#WorldKidLit Wednesday: Temple Alley Summer

Written by award-winning Japanese author Sachiko Kashiwaba, Temple Alley Summer* features not one but two ghost stories. The first is the outer shell in this engrossing middle-grade novel and a fully-fleshed narrative; the other is an embedded fairy-tale fantasy with intriguing connections and parallels to the first. In the “outer” ghost story, Kazu, who is … Continue reading #WorldKidLit Wednesday: Temple Alley Summer

#WorldKidLit Weekend: The Story of the Blue Planet

A Roald Dahlian eco-parable for middle grade readers, The Story of the Blue Planet* takes place on a special, beautiful planet strikingly similar to earth and inhabited only by children. These Peter-Pan-esque protagonists never age and come in all shapes and sizes. Some are “even weird like the child you see in the mirror.” They can … Continue reading #WorldKidLit Weekend: The Story of the Blue Planet

#IntlYALitMonth: The Girl and the Ghost

A novel for tweens and young teens, The Girl and the Ghost is based on a Malaysian folk tale. It’s much more than a simple retelling, as author Hanna Alkaf has fleshed out the story with richly drawn characters, creating a marvelous tale about friendship, family, jealousy, and love. As the story goes, there was … Continue reading #IntlYALitMonth: The Girl and the Ghost

#BlackIsBeautiful: Genesis Begins Again

Our Blackness is beautiful and diverse, our skin representing a variety of shades and hues, from light to dark and dark to light, a blending of ethnicities and cultures.  And yet there are conflicting ideals of beauty, as society pressures communities of color to conform to their expectations.  It’s taken us awhile to get to … Continue reading #BlackIsBeautiful: Genesis Begins Again

Interview with Rachel Yung-Hsin Wang

This post is published simultaneously on Chinese Books for Young Readers Kirkus reviewer Rachel Yung-Hsin Wang has lived and worked in many parts of the world, and is something of a polyglot. Earlier this year she completed an MFA in Writing for Children at Simmons University, having won a Lee & Low and Simmons Friends … Continue reading Interview with Rachel Yung-Hsin Wang

#WorldKidLitWednesday: The Casket of Time

What if you could stop time? Would it work? Would it even be a good idea? That is the core dilemma in The Casket of Time, an intricately plotted, carefully wrought, and beautifully translated book for YA readers by Icelandic author, poet and former presidential candidate Andri Snær Magnason. Made up of two interwoven stories … Continue reading #WorldKidLitWednesday: The Casket of Time

#WorldKidLitWednesday: Kiki’s Delivery Service

Make way for Kiki! A beloved children’s classic in Japan ever since it was originally published in 1985, Kiki’s Delivery Service by Eiko Kadono has been out of print in English translation for over a decade, despite its continuing fame via Hayao Miyazaki’s animated adaptation. And adaptation it is: there are significant differences between the book and the movie. … Continue reading #WorldKidLitWednesday: Kiki’s Delivery Service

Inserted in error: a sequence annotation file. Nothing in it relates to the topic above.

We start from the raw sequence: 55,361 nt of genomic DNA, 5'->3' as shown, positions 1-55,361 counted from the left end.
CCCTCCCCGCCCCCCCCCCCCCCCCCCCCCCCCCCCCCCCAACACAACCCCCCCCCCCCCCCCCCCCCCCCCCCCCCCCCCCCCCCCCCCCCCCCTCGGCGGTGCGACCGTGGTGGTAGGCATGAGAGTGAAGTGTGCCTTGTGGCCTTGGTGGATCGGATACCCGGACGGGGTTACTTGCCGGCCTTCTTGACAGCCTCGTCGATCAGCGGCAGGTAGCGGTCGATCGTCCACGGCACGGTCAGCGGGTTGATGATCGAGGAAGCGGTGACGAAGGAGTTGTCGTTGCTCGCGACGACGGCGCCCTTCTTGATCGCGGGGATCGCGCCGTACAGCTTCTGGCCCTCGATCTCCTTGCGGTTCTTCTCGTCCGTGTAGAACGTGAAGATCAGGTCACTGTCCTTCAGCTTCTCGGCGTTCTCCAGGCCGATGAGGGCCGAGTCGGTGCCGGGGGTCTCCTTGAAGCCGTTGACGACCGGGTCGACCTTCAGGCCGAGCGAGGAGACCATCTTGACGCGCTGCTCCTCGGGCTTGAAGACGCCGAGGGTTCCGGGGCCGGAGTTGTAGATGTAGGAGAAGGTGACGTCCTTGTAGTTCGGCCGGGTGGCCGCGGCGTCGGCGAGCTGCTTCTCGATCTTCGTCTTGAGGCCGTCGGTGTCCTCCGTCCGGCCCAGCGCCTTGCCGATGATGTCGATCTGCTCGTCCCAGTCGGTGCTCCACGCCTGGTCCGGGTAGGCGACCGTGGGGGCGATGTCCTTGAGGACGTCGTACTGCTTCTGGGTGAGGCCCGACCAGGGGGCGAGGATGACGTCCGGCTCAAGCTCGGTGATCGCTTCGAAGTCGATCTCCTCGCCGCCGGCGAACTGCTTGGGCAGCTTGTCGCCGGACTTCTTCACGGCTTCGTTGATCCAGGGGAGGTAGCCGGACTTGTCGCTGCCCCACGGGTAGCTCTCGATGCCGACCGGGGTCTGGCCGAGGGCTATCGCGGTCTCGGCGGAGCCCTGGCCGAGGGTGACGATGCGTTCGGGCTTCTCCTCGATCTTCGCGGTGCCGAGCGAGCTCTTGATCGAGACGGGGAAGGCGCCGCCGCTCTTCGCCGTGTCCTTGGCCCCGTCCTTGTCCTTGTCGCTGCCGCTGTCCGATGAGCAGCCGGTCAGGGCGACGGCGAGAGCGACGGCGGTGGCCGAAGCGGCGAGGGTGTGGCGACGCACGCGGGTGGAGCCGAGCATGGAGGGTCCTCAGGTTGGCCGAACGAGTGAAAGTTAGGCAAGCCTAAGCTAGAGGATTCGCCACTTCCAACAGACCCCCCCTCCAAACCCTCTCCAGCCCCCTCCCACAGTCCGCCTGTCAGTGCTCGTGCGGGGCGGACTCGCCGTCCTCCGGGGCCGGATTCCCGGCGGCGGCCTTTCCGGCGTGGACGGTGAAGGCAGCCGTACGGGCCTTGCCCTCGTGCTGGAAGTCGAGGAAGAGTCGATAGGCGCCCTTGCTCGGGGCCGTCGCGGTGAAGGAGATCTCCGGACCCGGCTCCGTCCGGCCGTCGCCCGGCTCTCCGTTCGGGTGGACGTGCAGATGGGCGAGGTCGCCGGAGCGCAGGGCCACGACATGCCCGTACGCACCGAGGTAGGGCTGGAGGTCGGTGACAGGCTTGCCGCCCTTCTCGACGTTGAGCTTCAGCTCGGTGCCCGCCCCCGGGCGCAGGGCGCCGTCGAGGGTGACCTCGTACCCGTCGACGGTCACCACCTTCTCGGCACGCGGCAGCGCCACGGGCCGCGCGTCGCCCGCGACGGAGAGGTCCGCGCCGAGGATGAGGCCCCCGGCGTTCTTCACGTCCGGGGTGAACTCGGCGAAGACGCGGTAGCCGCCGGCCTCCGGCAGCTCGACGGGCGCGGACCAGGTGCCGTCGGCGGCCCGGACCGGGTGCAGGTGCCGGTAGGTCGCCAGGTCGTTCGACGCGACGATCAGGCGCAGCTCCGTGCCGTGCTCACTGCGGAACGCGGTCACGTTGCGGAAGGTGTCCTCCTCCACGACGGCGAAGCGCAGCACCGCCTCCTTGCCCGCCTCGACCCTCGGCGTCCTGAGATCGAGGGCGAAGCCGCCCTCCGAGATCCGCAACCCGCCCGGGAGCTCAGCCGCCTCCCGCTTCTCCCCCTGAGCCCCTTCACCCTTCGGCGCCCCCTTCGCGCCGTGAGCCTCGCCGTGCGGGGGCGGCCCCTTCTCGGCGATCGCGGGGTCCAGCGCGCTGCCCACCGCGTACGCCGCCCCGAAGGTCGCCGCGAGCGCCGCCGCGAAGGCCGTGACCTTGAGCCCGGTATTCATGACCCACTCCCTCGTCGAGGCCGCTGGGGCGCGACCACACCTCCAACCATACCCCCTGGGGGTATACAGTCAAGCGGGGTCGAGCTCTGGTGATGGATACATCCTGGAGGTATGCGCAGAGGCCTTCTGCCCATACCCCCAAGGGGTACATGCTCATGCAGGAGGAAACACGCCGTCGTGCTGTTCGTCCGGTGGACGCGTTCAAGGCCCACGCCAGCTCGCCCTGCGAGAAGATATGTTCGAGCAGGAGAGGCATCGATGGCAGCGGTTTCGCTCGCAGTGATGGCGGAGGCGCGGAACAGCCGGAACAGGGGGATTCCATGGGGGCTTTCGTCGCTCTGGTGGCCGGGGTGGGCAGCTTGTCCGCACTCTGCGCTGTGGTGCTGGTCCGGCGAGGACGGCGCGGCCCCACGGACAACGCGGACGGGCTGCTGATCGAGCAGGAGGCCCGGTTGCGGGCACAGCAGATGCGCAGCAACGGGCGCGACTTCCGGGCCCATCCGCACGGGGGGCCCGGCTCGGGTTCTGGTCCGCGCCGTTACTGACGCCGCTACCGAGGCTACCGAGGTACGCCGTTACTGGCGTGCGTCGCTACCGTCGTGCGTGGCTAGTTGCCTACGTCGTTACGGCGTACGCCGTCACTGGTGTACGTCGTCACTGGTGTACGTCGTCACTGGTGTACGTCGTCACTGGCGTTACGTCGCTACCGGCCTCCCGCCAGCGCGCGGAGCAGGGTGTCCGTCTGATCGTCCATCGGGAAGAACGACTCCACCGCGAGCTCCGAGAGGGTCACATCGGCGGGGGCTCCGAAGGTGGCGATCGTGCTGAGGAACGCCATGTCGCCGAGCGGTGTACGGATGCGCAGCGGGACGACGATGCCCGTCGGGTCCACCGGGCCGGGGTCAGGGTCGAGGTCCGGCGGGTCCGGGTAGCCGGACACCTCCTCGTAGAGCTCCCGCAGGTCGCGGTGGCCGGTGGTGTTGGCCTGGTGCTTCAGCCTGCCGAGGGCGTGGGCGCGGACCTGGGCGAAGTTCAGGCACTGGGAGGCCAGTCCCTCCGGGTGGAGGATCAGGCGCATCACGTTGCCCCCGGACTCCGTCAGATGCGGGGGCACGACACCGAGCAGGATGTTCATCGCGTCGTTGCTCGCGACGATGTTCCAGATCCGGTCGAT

#WorldKidLit Wednesday: Meet Reviewer Marcia Lynx Qualey

Marcia Lynx Qualey is a Rabat, Morocco-based translator from Arabic and an all-around champion of #worldkidlit—in fact, she coined the term! Previously based in Cairo, Marcia co-founded #WorldKidLit Month (September) with Alexandra Büchler and Lawrence Schimel in 2016, creating a platform to discuss translations into English for children—especially translations from underrepresented languages and cultures. The … Continue reading #WorldKidLit Wednesday: Meet Reviewer Marcia Lynx Qualey

#WorldKidLit Wednesday: The Raven’s Children

“They had fed him these sinister thoughts dressed up with noble phrases . . . It was only once they’d settled deep inside you that they grew and grew, and started to suck away at your soul.” These lines from the novel The Raven’s Children by Yulia Yakovleva, translated from the Russian by Ruth Ahmedzai … Continue reading #WorldKidLit Wednesday: The Raven’s Children

#WorldKidLit Wednesday: I Lived on Butterfly Hill

“So—are you saying that our souls can be knocked down like houses?”   “Yes, my wise girl,” she says. “Our souls can crumble when we don’t care about our neighbors, or when we say hateful things about others, or exclude people for being different.” This exchange between eleven-year-old Chilean Celeste Marconi and her mother, in … Continue reading #WorldKidLit Wednesday: I Lived on Butterfly Hill